Blockchain Finance: On the Prospect of Decentralized, Pseudonymous Financial Markets

By | November 12, 2019

Courtesy of Cameron Harwick and James Caton 

The Bitcoin blockchain was launched in 2009, providing for the first time a secure, decentralized, and electronic platform for monetary exchange. It was not purely anonymous – public account information was available – but users did not have to know or trust each other in order to participate in “money” transfers. Over the next decade, a flurry of applications and advances were built upon this foundation, including: the tracking of goods along supply chains, registration of ownership, and even certification of marriage. But despite these advances, blockchain intermediated finance has yet to develop a method of decentralized, pseudonymous, and electronic lending.

In this post, we find that (1) pseudonymous borrowing and lending on the blockchain pose additional incentive problems beyond those in money exchange; (2) in order to make progress on financial applications, blockchain will have to interface with traditional, trusted, and identity-laden institutions; and (3) new technology like Oracle has the potential to make progress on this front. Far from vitiating the distinctiveness of trustless electronic exchange, we believe that interfacing with traditional institutions has the potential to bring together the advantages of both trustless exchange and off-chain finance.

Why Finance is Harder than Exchange

Successful financial intermediation requires stricter conditions for incentive compatibility than for monetary exchange. An institution is incentive-compatible when an opportunity exists to make everyone better off, and given everyone else’s strategies, no one can do better for himself by making other participants worse off.

For example, imagine an anonymous and uncollateralized loan. The lender sends you a sum of money, expecting you to pay it back in some amount of time. But if you are anonymous, the lender has no way to make sure you pay it back. Your best option is to abscond with the money. The lender, knowing this possibility, refuses to make the loan in the first place. Anonymous and uncollateralized lending, therefore, is notincentive-compatible.

Monetary exchange, on the other hand, is incentive-compatible. As Satoshi Nakamoto’s white paper lays out, a decentralized network for transferring money makes it too costly for users to manipulate the ledger for their own advantage. In other words, no one can do better by cheating. The core of our argument is that the use of blockchain protocol ensures incentive-compatibility in organizing a transaction. However, if we think about blockchain-based anonymous uncollateralized lending, it is not incentive-compatibility. Thus, what adjustments can be made to ensure incentive compatibility in blockchain-based lending?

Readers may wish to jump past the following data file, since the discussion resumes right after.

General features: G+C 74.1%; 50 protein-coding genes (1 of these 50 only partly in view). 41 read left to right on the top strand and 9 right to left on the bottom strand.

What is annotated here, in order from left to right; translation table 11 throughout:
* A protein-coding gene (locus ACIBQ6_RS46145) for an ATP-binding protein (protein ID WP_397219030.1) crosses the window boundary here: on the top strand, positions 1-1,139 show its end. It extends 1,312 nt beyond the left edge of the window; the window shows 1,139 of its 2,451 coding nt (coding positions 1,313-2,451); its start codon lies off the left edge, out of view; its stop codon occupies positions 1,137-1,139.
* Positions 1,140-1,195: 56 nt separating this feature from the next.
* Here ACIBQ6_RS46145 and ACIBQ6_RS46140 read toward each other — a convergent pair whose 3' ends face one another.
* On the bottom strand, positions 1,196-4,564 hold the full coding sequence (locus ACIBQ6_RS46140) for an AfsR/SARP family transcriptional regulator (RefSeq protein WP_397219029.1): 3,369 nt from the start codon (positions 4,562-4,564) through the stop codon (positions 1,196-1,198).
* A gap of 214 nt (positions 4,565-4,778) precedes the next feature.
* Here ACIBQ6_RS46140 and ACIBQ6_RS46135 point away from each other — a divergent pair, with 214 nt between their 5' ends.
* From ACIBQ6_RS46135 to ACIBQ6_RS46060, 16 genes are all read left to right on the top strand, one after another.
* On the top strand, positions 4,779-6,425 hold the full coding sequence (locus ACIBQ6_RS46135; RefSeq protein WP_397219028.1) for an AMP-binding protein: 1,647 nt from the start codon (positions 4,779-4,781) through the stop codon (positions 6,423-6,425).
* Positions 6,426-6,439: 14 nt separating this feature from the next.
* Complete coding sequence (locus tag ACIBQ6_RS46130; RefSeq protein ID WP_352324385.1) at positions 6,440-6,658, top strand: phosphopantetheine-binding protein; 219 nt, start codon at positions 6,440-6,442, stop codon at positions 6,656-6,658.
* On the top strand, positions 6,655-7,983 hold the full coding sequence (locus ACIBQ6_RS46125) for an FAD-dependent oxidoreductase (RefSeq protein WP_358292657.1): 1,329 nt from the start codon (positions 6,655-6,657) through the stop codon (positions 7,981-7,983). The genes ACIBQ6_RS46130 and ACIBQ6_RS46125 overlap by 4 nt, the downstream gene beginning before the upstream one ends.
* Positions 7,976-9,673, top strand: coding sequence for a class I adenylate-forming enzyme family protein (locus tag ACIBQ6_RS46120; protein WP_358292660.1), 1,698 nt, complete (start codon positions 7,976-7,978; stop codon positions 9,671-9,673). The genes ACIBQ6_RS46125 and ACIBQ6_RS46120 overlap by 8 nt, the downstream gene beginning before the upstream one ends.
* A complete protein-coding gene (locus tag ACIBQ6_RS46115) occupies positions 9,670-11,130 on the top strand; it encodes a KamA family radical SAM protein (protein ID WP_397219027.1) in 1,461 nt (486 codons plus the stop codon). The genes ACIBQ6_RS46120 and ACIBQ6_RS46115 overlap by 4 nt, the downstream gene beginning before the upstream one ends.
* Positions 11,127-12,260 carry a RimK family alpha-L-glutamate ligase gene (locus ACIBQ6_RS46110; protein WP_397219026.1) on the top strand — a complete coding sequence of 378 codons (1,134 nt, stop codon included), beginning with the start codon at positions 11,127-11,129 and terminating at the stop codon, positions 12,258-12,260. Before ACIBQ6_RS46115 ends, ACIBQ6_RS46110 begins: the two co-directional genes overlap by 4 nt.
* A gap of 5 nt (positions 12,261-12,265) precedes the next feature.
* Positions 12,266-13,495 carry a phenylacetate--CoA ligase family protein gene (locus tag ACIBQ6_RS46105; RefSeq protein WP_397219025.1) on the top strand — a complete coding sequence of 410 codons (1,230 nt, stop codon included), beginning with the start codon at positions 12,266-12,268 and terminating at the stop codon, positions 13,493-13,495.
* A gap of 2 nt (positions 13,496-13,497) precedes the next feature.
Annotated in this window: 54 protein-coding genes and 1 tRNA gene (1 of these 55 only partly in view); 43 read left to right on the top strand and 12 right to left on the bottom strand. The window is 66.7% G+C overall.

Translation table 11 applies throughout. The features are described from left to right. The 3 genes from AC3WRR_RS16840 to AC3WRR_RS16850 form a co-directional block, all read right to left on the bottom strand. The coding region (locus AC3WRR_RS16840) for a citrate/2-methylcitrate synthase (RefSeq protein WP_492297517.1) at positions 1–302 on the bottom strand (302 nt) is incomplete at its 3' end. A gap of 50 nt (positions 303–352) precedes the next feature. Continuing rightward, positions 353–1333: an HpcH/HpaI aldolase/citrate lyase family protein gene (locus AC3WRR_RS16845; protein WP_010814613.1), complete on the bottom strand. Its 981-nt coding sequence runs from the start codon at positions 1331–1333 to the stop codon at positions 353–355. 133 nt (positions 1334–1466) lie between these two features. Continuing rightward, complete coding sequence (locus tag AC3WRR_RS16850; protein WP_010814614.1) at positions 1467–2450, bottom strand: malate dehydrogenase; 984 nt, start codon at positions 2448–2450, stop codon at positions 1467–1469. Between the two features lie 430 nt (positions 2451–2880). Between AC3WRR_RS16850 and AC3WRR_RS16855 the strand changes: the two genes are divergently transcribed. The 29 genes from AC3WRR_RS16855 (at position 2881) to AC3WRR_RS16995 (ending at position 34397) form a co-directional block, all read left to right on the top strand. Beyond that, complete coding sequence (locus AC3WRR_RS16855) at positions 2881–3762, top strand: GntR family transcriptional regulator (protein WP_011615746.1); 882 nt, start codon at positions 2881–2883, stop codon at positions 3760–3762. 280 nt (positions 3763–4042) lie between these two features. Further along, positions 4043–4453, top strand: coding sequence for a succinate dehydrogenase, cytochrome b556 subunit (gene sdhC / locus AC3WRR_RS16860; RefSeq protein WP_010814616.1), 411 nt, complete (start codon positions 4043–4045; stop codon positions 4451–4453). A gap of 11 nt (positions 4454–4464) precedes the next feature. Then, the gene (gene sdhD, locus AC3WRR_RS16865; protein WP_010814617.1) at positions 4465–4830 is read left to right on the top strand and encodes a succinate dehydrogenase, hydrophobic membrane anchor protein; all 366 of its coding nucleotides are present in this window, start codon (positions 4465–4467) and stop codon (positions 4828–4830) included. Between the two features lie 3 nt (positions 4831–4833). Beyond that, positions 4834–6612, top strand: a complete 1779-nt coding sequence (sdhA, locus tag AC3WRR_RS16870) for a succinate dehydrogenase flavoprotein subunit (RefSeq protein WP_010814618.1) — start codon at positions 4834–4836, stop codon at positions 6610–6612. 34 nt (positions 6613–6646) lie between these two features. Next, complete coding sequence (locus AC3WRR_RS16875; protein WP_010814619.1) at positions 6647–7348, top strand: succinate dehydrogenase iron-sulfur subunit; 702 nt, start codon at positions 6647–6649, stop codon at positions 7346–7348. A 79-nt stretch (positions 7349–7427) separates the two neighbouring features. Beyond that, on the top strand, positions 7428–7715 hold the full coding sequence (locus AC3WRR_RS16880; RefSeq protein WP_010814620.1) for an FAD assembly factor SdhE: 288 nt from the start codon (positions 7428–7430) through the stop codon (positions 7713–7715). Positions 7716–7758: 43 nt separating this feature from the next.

Collateral is one way of ensuring incentive compatibility. By requiring the borrower to provide collateral that reverts to the lender if the borrower defaults, the lender can ensure that the borrower does not have an incentive to defect. In our paper, we analyze that collateral worth more than 100% of the value of the principal is necessary for repayment to be incentive-compatible. Consistent with this prediction, the existing avenues for direct borrowing and lending on the blockchain, like ETHLend and Ripio require collateral in the range of 125%. While better than nothing, a requirement that loans be more-than-fully-collateralized severely limits the usefulness and applications of blockchain finance.

Reputation is another way of ensuring incentive compatibility. Most cryptocurrencies are pseudonymous rather than anonymous, and lenders – even if they have no identifying information about borrowers – could in principle see borrowers’ loan history. New prospects get small loans, borrowers with a strong track record of repayment get larger loans, and borrowers who default get blacklisted. Therefore, the benefits of defaulting have to be weighed against the drawbacks of not getting loans in the future.

Although reputation helps compared to anonymous lending, we argue that the value of having a good reputation cannot be counted on to exceed the value of defaulting if the borrower can exit the market at will. In the long-run, the value of a reputation is proportional to the value of the largest loan one can acquire. Provision of a larger loan by a lender raises the value of defaulting for the borrower. Something other than reputation will be necessary in order to ensure the incentive to repay, and therefore to make lending possible.